Disclaimer: This is an example of a student written essay.
Click here for sample essays written by our professional writers.

Any opinions, findings, conclusions or recommendations expressed in this material are those of the authors and do not necessarily reflect the views of UKEssays.com.

The Impact of Digital Media on Gender Identity

Paper Type: Free Essay Subject: Media
Wordcount: 3548 words Published: 23rd Sep 2019

Reference this

The impact of digital media on gender identity

Of the numerous impacts on how we see people, digital media are the most inescapable and is a standout amongst the other sources.

Woven all through our day to day lives, media imply their messages into our awareness every step of the way. All types of media convey pictures of the genders, a significant number of which sustain unlikely stereotypes and constraining discernments. Three topics depict how media speak about gender. In the first place, ladies are underrepresented which dishonestly infers that men are the social standard and ladies are irrelevant or undetectable. Second, people are depicted in stereotypical ways that reflect and support socially embraced perspectives of gender. Third, portrayals of connections among people underline conventional jobs and standardize viciousness against ladies. We will think about every one of these subjects in this essay.

Get Help With Your Essay

If you need assistance with writing your essay, our professional essay writing service is here to help!

Essay Writing Service

As a rule, media keeps on introducing women and men in stereotyped ways that limit our impression of human potential outcomes. Normally men are depicted as dynamic, bold, amazing, explicitly forceful and to a great extent uninvolved in human connections. Similarly as’ predictable with social perspectives of gender are delineations of women as gender objects who are normally youthful, thin, lovely, inactive, subordinate, and frequently bumbling and stupid. Female characters commit their essential energies to enhancing their appearances and dealing with homes and individuals. Since media infest our lives, the manners in which they distort sexual orientations may contort how we see ourselves and what we see as ordinary and attractive for people.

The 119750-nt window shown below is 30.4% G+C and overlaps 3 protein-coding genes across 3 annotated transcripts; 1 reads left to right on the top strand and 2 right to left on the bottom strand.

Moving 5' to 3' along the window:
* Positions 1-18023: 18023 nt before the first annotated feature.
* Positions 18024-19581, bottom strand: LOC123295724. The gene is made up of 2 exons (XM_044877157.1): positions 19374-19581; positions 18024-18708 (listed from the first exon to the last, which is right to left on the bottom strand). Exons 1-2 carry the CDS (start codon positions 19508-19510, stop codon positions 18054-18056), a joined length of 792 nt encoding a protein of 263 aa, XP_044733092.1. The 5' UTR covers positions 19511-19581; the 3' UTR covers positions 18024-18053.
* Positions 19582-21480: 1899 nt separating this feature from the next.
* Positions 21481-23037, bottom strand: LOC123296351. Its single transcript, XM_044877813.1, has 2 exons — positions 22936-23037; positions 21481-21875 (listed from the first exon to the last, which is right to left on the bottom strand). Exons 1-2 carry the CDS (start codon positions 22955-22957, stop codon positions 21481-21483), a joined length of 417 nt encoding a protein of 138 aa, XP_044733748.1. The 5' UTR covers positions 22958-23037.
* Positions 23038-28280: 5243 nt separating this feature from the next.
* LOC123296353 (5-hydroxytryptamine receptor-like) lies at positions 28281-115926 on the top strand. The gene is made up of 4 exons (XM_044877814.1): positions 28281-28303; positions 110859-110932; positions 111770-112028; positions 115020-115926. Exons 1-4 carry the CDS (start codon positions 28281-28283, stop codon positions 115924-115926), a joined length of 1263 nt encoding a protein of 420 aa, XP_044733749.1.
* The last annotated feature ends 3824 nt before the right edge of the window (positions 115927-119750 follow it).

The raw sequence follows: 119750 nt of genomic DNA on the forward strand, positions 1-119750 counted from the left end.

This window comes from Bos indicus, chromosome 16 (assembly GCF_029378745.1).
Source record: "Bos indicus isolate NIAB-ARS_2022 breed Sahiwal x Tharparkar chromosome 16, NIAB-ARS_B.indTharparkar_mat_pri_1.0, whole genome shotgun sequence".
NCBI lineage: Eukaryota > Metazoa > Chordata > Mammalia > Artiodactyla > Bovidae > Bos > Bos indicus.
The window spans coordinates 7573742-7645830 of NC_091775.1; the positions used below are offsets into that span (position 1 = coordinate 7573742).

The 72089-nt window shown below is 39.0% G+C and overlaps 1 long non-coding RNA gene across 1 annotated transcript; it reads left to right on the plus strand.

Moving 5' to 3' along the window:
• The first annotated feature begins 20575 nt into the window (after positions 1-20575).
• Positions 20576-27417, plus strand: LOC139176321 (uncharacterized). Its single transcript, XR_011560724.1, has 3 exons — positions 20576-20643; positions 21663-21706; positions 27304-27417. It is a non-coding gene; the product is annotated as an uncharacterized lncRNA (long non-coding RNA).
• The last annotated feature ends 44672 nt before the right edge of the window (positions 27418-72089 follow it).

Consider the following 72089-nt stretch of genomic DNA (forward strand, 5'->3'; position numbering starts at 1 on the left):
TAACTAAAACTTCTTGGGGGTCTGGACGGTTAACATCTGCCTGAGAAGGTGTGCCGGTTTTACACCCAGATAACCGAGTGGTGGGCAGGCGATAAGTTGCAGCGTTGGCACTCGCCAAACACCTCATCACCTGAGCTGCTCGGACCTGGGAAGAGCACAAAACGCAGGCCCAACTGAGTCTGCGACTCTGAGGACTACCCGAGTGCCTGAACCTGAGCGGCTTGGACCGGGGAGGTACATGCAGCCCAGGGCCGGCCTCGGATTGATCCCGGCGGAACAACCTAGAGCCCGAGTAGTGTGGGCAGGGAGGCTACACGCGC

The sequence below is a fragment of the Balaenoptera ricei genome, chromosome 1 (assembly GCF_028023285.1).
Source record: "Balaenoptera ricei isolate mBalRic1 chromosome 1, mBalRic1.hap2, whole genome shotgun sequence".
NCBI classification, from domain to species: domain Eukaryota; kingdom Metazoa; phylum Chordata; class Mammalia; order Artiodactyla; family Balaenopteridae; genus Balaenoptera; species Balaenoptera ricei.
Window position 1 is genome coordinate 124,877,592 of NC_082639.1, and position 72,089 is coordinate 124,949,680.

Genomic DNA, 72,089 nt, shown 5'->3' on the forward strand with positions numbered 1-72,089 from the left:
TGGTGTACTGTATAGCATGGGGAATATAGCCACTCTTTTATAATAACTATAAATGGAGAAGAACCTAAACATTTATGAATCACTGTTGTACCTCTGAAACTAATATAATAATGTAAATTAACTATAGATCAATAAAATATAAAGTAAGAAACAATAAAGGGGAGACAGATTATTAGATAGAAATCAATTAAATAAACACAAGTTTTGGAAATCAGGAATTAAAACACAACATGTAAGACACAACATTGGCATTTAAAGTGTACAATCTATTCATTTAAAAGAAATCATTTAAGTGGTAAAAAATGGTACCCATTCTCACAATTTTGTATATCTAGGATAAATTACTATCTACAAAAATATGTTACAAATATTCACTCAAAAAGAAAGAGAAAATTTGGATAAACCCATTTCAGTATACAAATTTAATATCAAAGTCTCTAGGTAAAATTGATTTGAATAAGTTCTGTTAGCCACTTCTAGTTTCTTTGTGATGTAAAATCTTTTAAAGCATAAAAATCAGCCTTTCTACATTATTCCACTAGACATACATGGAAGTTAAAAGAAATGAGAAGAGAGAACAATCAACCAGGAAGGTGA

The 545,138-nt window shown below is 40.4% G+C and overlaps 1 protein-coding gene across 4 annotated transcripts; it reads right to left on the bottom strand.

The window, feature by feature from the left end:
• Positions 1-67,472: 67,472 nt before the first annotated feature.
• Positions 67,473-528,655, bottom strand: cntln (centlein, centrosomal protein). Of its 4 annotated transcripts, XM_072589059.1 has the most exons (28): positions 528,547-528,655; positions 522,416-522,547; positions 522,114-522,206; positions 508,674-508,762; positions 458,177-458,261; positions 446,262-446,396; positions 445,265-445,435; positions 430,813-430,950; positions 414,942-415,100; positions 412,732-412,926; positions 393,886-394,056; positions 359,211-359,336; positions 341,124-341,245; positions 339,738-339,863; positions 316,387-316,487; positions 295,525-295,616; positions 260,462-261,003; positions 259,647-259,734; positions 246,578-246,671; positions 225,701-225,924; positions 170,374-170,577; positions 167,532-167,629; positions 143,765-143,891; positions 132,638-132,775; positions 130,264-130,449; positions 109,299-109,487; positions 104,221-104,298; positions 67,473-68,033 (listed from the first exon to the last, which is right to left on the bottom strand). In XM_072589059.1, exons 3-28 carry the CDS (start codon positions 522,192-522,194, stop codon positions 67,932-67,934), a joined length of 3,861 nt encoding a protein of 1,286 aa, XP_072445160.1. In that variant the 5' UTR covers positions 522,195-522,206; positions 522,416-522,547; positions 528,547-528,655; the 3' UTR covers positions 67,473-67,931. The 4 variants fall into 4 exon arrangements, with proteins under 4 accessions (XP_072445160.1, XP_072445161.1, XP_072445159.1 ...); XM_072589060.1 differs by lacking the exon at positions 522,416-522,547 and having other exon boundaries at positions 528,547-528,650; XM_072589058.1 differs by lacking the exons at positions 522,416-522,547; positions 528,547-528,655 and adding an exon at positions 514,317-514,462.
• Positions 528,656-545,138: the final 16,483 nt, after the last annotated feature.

As indicated by J. A. Doyle (1989, p. 111), whose exploration centres around masculinity, youngsters’ TV regularly demonstrates guys as “aggressive, prevailing, and occupied with exercises from which they get rewards from others for their ‘manly’ achievements.” Relatedly, late examinations uncover that the lion’s share of men on prime-time TV are autonomous, forceful, and in control (McCauley, Thangavelu, and Rozin, 1988). TV programming for all ages excessively portrays men as genuine certain, able, ground-breaking, and in high-status ‘positions. Delicacy in men, which was quickly obvious during the 1970s, has subsided as set up male characters are redrawn to be progressively extreme and removed from others (Boyer, 1986). Very well known movies, for example, Lethal Weapon, Predator, Days of Thunder, Total Recall, Robocop Die Hard, and Die Harder star men who exemplify the generalisation of extraordinary manliness in Media,and at that point strengthen long-standing social beliefs of manliness:’ Men are displayed as hard, intense, autonomous, explicitly forceful, unafraid, unaware of feelings, and-most importantly not the slightest bit feminine.

Similarly fascinating is the way guys are not displayed. J. D. Brown and K. Campbell (1986) report that men are only from time to time demonstrated doing housework. (Doyle,1989) takes note of that young men and men are once in a while displayed thinking about others. B. Horovitz (1989) points out they are regularly spoken to as uninterested in and clumsy at homemaking, cooking, and youngster care. Each season’s new promotions for cooking and cleaning supplies incorporate a few that cartoon men as awkward jokesters, who are oafs in the kitchen and no better at dealing with kids. While kids’ books have made a constrained endeavour to delineate ladies occupied with exercises outside of the home there has been minimal parallel exertion to demonstrate men engaged with family and home life. When somebody is demonstrated dealing with a kid, it is normally the mother, not the dad. This sustains a negative generalisation of men as coldblooded and uninvolved in family life.